The quote “With great power must come great responsibility” may have originated as recently as the twentieth century, though many attribute it to the eighteenth-century philosopher Voltaire. Long before that, Jesus said, “Unto whomsoever much is given, of him shall be much required; and to whom men have committed much, of him they will ask the more” (Luke 12:48, King James Bible). Your sober responsibility lies somewhere between those statements.
In any words and any era, the principle holds true: if you have a high level of intelligence, talent, money, or health, you’ll be expected to donate some of it to the benefit of others. The lottery winner gets asked for help with financial needs; the organizing genius gets asked to be on the committee; and the business leader gets asked to sponsor every special event in the area.
Of course, you don’t have to stand out from the crowd to qualify for more sober responsibility than you’re sure you want. Just being a normal, healthy adult will ensure that you’re expected to hold a steady job, pay a fair share of the larger world’s expenses, and do a fair share of the work for anything you get involved in.
That’s why teenagers and twenty-somethings have mixed feelings about transitioning to “normal, healthy adult”—it sounds great to answer to no one about how late you stay out or how you spend your money, until it becomes clear that you’re expected to earn that money yourself. And that you’ll have to answer to an employer about when you show up, to a utility company about how much electricity you use, and to a bank about how much money you really have available. Nearly everyone on the edge of adulthood goes through a period of trying to salvage the dream “I do exactly as I please and Dad takes care of the more boring needs and problems.”
A few people never outgrow it. There are fifty-year-old bachelors still sleeping late in Mom’s apartment until called for the breakfast she cooked. Most people, though, are ashamed to shun all responsibility without a reasonable excuse—and illness, physical or mental, is the best excuse anyone could ask for. Many doctors say that the majority of illnesses are psychosomatic—involving people who are sick because, on some level, they want to be. Sure, it hurts to be sick, but it looks more painful to accept the sober responsibility of being healthy.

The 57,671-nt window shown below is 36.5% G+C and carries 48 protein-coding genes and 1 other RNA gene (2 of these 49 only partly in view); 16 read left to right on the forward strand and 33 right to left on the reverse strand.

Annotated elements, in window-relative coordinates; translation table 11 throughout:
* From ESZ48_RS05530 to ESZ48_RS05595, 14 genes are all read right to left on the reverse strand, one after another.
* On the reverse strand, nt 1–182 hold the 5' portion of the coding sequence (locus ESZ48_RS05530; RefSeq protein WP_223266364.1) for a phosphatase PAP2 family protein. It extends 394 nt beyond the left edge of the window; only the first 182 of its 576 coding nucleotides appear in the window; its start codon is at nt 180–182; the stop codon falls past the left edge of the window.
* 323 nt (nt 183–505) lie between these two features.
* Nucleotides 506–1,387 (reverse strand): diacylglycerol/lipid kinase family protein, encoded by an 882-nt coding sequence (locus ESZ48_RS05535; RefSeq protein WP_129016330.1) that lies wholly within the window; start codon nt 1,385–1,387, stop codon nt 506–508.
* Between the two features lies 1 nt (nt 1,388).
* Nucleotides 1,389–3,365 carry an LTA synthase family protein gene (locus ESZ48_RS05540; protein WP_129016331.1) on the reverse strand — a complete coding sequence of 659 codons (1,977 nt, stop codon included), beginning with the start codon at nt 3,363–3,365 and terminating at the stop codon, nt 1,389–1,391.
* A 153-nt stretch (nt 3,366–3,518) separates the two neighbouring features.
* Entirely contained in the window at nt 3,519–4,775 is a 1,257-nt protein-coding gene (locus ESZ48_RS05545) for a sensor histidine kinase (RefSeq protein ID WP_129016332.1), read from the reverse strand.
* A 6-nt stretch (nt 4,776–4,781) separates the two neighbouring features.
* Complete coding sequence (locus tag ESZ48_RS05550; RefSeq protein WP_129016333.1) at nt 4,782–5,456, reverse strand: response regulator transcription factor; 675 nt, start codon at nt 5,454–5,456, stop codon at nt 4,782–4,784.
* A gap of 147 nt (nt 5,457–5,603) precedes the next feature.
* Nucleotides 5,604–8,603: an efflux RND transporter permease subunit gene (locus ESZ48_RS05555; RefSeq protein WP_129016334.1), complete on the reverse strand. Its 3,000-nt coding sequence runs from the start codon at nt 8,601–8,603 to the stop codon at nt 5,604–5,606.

This applies to behavioral substance abuse as much as to any other illness. Certainly, the first step of recovery is admitting that you can’t handle this alone. But that surrender opens the door to being granted sober responsibility for things you may not want to handle. Are you brave enough to admit:
I Am Responsible for My Thoughts
About less-than-healthy thoughts that pop into your head, Martin Luther said, “You can’t stop birds from flying over your head, but you can keep them from building a nest in your hair!” We all have times of discouragement where it seems plausible that “Nothing ever goes right for me” or “I’m hopeless; I haven’t a chance of ever seeing things get any better.” The question is, are you willing to accept sober responsibility for letting such thoughts roll by and continue on out of sight, or will you invite them to sit down for a pity party while you review everything that’s gone wrong (and only the things that have gone wrong) over the past month?
I Am Responsible for My Attitudes
No one really “makes you mad” (or upset or worried or depressed), nor is anyone else responsible for “making” you happy or satisfied. If you’re determined to be upset, nothing anyone does for you will be good enough. If you’re willing to fill yourself with positive thoughts, you’ll feel great amid everyday circumstances, and more than adequate during tough times.
I Am Responsible for My Words
The world is full of people who not only speak without thinking, but assume full license to insult—in every possible forum in every conceivable word—the intelligence and integrity of anyone they disagree with. But taking responsibility for your words goes beyond not following that example. If you constantly complain to anyone who will listen about how bad things are for you and how much worse the world is getting, you only become an accomplice in contributing to the downward slope. Give others and yourself a verbal hand upward, instead. If that habit looks awfully hard to develop, a good place to start is to pay a compliment to everyone you meet tomorrow.
I Am Responsible for My Actions
Actions are the end results of all the above—the outward expression of the inner you. Responsibility means never using the words “I was driven to it.” No matter how hard life is to take, you have choices besides running from it through substance abuse. Are you willing to quit taking the easy way out, and work long and hard to make things better?
That’s the number one reason people shun responsibility: it’s a lot of hard work. And it always looks hardest in the view from the beginning of the trail. Are you willing to take that first step and get up some momentum, pledging to stay the course and find the life you were really made for?
If you do, you’ll soon prove to your own satisfaction that the rewards of responsibility are more than worth the effort.
Your Sober Responsibility and Kemah Palms
There’s nothing more fulfilling than taking care of your responsibilities. Through Kemah Palms’ substance abuse treatment programs and addiction therapy services, you’ll be motivated to achieve anything as you embark on your life of sobriety. Call Kemah Palms at 866.604.1873 today for more information.